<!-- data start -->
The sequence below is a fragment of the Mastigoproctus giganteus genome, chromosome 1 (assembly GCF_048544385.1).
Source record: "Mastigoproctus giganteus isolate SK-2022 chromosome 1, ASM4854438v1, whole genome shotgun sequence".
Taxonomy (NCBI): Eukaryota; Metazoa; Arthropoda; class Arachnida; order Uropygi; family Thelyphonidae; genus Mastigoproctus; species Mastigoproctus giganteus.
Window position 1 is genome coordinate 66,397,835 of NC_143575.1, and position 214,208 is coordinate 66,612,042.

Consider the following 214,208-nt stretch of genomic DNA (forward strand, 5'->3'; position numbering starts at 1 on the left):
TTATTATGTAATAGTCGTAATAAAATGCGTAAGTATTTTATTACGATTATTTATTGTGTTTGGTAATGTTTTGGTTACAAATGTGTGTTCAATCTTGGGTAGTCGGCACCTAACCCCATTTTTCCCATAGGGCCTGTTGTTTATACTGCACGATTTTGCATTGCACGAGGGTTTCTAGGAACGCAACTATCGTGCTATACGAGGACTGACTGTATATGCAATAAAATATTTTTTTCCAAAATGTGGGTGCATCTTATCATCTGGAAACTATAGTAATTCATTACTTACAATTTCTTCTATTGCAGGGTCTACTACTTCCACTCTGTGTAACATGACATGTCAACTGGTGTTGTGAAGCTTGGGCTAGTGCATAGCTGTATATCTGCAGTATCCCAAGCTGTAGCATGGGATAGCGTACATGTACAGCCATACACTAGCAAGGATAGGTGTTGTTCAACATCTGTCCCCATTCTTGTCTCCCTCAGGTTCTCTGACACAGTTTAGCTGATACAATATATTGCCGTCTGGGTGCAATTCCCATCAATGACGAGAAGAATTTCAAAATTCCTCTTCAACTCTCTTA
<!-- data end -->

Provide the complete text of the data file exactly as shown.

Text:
The sequence below is a fragment of the Mastigoproctus giganteus genome, chromosome 1 (assembly GCF_048544385.1).
Source record: "Mastigoproctus giganteus isolate SK-2022 chromosome 1, ASM4854438v1, whole genome shotgun sequence".
Taxonomy (NCBI): Eukaryota; Metazoa; Arthropoda; class Arachnida; order Uropygi; family Thelyphonidae; genus Mastigoproctus; species Mastigoproctus giganteus.
Window position 1 is genome coordinate 66,397,835 of NC_143575.1, and position 214,208 is coordinate 66,612,042.

Consider the following 214,208-nt stretch of genomic DNA (forward strand, 5'->3'; position numbering starts at 1 on the left):
TTATTATGTAATAGTCGTAATAAAATGCGTAAGTATTTTATTACGATTATTTATTGTGTTTGGTAATGTTTTGGTTACAAATGTGTGTTCAATCTTGGGTAGTCGGCACCTAACCCCATTTTTCCCATAGGGCCTGTTGTTTATACTGCACGATTTTGCATTGCACGAGGGTTTCTAGGAACGCAACTATCGTGCTATACGAGGACTGACTGTATATGCAATAAAATATTTTTTTCCAAAATGTGGGTGCATCTTATCATCTGGAAACTATAGTAATTCATTACTTACAATTTCTTCTATTGCAGGGTCTACTACTTCCACTCTGTGTAACATGACATGTCAACTGGTGTTGTGAAGCTTGGGCTAGTGCATAGCTGTATATCTGCAGTATCCCAAGCTGTAGCATGGGATAGCGTACATGTACAGCCATACACTAGCAAGGATAGGTGTTGTTCAACATCTGTCCCCATTCTTGTCTCCCTCAGGTTCTCTGACACAGTTTAGCTGATACAATATATTGCCGTCTGGGTGCAATTCCCATCAATGACGAGAAGAATTTCAAAATTCCTCTTCAACTCTCTTA